State's 2 nuclear plants will get post-Fukushima upgrades

  • Article by: DAVID SHAFFER , Star Tribune
  • Updated: March 5, 2012 - 6:38 PM

Changes in U.S. plants could take several years -- too long and not enough, say critics.

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martiankingMar. 4, 12 9:59 PM

Let's see, $250 million for upgrades to the plants for safety. Pumps for the reactors to pump river water into the cooling tanks in case the ones there fail. Will that contaminated water flow back into the Mississippi downstream into Minneapolis' water supply? So we can choose either more mercury poisoning from coal and oil power plants, or nuclear safety issues? I choose neither. Find me safe alternatives!

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jeebers76Mar. 5, 1212:36 AM

Bear in mind that all of these new precautions are for worst case scenarios. I rather doubt Minnesota is capable of earthquakes anywhere near the level Japan is. After all, this whole state lies on bedrock. The closest area with serious geological activity is Yellowstone, but if that triggers we have much bigger problems than just an earthquake! Of course that possibility is remote at best. Near as I can figure, nuclear power plants are still a LOT cleaner and safer than other forms of serious power generation. Still, I would like to see such things as methane farming at our various city dumps.

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vooch11Mar. 5, 12 6:55 AM

Yes by all means waste more of our tax dollars, I am so fearfull of a Fukushima type earthquake and sunami hitting Minnesota.

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jbeyerMar. 5, 12 7:02 AM

Read the article, like the first sentence. It's not tax dollars being spent.

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mom2fourMar. 5, 12 7:16 AM

Critics of nuclear power have but one agenda: economic warfare against nuclear plants. Their mission is to apply economic pressure anyway they can to require the most expensive measures be taken possible. It would not matter how much has been done or whether the most expensive demand provides even a micro percentage of increase in safety, they will fight tooth and nail to drive another economic knife into the heart of this resource. And don't forget who pays for this - us the ratepayers. And all at a time of tremendous overall economic pressures and energy price crisis.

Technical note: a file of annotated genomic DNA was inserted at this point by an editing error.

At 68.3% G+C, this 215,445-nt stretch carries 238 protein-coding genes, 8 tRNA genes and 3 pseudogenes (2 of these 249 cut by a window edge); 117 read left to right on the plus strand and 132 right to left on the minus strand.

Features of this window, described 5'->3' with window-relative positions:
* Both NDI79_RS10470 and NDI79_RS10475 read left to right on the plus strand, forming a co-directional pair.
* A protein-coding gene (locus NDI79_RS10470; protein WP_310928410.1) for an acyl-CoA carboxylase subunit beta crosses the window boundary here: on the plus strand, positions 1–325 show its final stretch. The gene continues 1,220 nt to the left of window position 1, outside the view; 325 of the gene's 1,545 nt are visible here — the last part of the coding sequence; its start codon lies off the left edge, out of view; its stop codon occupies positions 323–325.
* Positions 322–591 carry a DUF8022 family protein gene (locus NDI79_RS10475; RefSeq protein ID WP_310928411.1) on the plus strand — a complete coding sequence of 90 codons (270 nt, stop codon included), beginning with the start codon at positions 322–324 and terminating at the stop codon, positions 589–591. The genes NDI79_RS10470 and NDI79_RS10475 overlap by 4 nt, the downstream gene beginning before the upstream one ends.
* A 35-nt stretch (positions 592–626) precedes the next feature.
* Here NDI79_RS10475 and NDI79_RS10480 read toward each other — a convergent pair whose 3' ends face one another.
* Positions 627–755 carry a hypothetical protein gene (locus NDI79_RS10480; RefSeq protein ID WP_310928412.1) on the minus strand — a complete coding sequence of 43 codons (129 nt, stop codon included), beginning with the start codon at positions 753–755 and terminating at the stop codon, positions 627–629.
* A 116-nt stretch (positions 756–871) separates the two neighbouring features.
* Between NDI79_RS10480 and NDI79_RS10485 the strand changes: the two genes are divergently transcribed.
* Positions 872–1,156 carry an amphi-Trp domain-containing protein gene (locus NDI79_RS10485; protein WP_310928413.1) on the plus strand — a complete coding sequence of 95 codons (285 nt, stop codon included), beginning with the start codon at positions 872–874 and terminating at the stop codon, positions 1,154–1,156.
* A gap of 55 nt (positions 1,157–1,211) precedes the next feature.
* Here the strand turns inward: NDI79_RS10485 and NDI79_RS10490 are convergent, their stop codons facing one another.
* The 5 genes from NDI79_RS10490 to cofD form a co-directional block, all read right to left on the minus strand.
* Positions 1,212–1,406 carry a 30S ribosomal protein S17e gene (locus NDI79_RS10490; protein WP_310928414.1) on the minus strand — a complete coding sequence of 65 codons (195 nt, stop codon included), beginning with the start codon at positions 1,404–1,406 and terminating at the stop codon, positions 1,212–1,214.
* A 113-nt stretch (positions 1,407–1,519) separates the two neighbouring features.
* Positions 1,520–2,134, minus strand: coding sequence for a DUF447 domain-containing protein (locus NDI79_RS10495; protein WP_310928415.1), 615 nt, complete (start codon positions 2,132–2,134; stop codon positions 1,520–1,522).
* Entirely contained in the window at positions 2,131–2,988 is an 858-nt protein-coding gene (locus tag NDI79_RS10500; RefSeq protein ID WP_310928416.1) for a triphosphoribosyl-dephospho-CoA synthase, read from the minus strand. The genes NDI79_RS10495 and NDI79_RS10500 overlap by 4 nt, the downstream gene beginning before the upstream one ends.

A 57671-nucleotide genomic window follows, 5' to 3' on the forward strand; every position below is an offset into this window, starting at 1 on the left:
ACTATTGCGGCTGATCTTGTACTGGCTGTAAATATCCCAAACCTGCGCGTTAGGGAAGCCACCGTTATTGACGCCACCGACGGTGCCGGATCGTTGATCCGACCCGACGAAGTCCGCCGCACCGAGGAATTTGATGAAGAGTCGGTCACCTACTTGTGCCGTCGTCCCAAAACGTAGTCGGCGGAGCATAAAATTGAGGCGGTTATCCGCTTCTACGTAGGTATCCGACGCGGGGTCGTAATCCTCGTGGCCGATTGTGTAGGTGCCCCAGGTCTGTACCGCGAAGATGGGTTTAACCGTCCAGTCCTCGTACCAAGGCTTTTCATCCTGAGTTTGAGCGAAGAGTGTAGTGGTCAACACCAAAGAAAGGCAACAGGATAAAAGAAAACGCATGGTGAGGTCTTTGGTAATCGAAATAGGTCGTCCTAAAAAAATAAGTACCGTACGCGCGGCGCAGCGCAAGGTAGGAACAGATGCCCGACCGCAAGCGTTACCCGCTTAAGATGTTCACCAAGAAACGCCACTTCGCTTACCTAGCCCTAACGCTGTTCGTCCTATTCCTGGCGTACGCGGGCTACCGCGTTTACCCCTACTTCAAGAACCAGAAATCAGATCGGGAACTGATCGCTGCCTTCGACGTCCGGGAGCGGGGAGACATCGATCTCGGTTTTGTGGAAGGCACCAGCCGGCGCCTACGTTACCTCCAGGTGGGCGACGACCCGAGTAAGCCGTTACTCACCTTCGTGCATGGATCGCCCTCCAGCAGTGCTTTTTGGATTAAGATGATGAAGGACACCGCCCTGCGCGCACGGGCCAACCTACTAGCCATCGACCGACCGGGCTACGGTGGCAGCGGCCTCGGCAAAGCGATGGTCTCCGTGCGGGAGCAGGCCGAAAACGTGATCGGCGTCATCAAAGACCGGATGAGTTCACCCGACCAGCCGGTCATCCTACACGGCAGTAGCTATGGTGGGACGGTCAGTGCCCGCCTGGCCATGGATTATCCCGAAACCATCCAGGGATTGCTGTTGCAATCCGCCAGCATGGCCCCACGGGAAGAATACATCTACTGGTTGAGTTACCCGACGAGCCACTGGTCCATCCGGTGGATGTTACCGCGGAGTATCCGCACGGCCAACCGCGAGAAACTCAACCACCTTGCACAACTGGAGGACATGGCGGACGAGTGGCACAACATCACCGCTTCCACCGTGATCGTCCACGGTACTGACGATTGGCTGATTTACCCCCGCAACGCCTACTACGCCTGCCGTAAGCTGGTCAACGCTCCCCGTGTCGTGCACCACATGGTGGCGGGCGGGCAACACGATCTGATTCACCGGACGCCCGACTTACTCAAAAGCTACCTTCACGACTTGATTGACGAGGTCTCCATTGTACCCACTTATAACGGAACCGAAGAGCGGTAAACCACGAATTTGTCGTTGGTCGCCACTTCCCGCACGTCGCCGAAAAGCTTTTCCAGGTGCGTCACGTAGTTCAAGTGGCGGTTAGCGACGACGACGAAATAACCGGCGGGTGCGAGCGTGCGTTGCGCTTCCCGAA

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toolman28Mar. 5, 12 7:25 AM

mom2four , if there was a accident on the level with Japans then 30 mile radius around the plamt would be uninhabital for decades - what would be the economic cost of that ?

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khislopMar. 5, 12 7:28 AM

We will not suffer effects from a tsunami here, but given this weekend's tornado damage, that we can expect as an outside possibility here. Should such weather strike a power plant, it could be week/s before power can be restored. That, I believe, we should consider, given that the battery backup is good for only 4 hours.

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betty99Mar. 5, 12 7:33 AM

Both Minnesota nuclear plants, as like others in the U.S.,have passed their proposed lifespan (25-30 years) when they were built.

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jimmatejcekMar. 5, 12 7:54 AM

toolman28: just so you have a little perspective read the Time Magazine article here: http://ecocentric.blogs.time.com/2012/03/02/nuked-how-bad-was-fukushima/ Not you right-wing mag, so your excuses as to the origin may be minimized ahead of time. We need to take ALL precautions that make sense, not those that don't improve safety at a huge economic cost. Focus on the problems at hand, not those you imagine exist.

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gopherfan10101Mar. 5, 12 8:30 AM

"mom2four , if there was a accident on the level with Japans then 30 mile radius around the plamt would be uninhabital for decades - what would be the economic cost of that ?" posted by toolman28

Well, since the largest fault that could cause a quake like that is about 1000 miles away and since the Mississippi is unlikely to cause a tsunami I think we're safe.

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